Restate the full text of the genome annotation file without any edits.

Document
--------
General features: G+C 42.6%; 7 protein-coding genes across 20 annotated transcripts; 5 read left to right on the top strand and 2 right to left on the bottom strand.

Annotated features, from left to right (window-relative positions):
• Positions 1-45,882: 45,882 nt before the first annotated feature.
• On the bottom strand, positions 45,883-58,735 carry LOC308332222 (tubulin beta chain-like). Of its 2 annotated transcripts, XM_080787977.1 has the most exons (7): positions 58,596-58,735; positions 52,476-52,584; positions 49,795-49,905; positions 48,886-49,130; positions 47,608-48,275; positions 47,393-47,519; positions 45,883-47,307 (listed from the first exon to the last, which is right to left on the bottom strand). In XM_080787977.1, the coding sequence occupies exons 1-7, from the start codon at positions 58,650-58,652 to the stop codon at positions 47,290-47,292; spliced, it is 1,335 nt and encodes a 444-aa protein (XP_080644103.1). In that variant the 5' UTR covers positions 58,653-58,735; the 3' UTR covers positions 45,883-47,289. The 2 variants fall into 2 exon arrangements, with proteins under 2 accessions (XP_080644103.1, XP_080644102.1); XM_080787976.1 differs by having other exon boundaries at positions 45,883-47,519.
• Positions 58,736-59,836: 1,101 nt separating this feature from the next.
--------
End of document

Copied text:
General features: G+C 42.6%; 7 protein-coding genes across 20 annotated transcripts; 5 read left to right on the top strand and 2 right to left on the bottom strand.

Annotated features, from left to right (window-relative positions):
• Positions 1-45,882: 45,882 nt before the first annotated feature.
• On the bottom strand, positions 45,883-58,735 carry LOC308332222 (tubulin beta chain-like). Of its 2 annotated transcripts, XM_080787977.1 has the most exons (7): positions 58,596-58,735; positions 52,476-52,584; positions 49,795-49,905; positions 48,886-49,130; positions 47,608-48,275; positions 47,393-47,519; positions 45,883-47,307 (listed from the first exon to the last, which is right to left on the bottom strand). In XM_080787977.1, the coding sequence occupies exons 1-7, from the start codon at positions 58,650-58,652 to the stop codon at positions 47,290-47,292; spliced, it is 1,335 nt and encodes a 444-aa protein (XP_080644103.1). In that variant the 5' UTR covers positions 58,653-58,735; the 3' UTR covers positions 45,883-47,289. The 2 variants fall into 2 exon arrangements, with proteins under 2 accessions (XP_080644103.1, XP_080644102.1); XM_080787976.1 differs by having other exon boundaries at positions 45,883-47,519.
• Positions 58,736-59,836: 1,101 nt separating this feature from the next.